F. Gary Toback, M.D., Ph.D.

APPOINTMENTS

  • Chief, Department of Medicine - Section of Nephrology
  • Professor, Committee on Cell Physiology, Committee on Molecular Metabolism and Nutrition

EDUCATION

Ph.D., Boston University, 1974
M.D., New York University, 1967

CONTACT INFORMATION

The University of Chicago
AMB S507 (MC 5100)
5841 South Maryland Avenue
Chicago, Illinois 60637

gtoback@medicine.bsd.uchicago.edu

Phone: (773) 702-3630

Website (Medical Center)
Website (Department of Medicine)

RESEARCH SUMMARY

A Novel Growth Factor that Protects and Repairs Injured Epithelial Tissues

Research in this laboratory is focused on identifying novel cell-derived proteins that protect and/or facilitate repair of injured epithelial tissues, initially in acute kidney injury, and more recently in oral mucositis and inflammatory bowel disease (IBD).  We have characterized a novel 18-kD protein from the gastric antrum of seven different species, including humans that is cell protective, motogenic, mitogenic and anti-apoptotic that also increases accumulation of tight junction proteins in epithelial cells in vivo and in cell culture.  We call this molecule Antrum Mucosal Protein (AMP)-18, or gastrokine-1.  AMP peptide, a 21-mer derived from the central region of the protein, exhibits the same biological effects as native and recombinant human AMP-18.  Recently we identified the cell surface receptor for AMP-18/gastrokine-1 as the cholecystokinin-B/gastrin receptor (CCKBR), a G-protein coupled receptor.  Evidence has been accumulated to show efficacy of AMP peptide in five animal models of IBD as well as mouse and hamster models of oral mucositis induced by single-dose radiation, fractionated radiation, or radiation with cisplatin to simulate the clinical setting in patients treated head and neck cancers that frequently develop oral mucosal injury.  Ongoing studies are focused on identifying mechanisms by which AMP peptide can protect and speed healing of the injured oral mucosa following radio/chemotherapy by increasing formation of specific tight junction proteins, yet act additively with radiation or cisplatin to inhibit tumor cell growth.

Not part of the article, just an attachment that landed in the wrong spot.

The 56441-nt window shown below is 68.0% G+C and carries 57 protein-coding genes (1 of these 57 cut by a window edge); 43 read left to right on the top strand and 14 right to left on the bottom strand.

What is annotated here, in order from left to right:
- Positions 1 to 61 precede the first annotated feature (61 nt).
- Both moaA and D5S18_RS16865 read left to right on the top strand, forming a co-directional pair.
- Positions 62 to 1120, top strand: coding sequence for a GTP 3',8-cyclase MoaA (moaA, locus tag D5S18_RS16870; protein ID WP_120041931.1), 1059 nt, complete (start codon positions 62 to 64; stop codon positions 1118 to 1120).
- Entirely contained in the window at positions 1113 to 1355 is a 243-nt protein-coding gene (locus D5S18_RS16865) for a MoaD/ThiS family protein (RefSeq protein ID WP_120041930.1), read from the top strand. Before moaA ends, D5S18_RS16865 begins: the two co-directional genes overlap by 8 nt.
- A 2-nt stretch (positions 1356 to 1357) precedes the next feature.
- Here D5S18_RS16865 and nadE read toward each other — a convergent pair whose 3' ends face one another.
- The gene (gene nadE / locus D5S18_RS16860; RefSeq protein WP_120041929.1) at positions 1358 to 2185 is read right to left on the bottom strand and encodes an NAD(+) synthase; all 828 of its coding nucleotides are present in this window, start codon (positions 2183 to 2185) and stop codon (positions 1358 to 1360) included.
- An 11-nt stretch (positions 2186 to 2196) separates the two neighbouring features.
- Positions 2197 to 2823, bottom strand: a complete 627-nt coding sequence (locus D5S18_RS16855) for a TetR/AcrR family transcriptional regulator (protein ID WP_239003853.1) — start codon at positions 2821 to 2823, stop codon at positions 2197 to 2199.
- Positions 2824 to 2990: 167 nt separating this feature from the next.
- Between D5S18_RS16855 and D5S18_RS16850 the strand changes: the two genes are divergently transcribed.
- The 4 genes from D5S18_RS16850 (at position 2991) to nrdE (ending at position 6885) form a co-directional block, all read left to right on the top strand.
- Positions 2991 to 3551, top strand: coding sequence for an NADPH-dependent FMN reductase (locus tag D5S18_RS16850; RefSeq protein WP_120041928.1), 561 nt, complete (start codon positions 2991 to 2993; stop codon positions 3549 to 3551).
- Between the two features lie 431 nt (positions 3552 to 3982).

View Research Papers on PubMed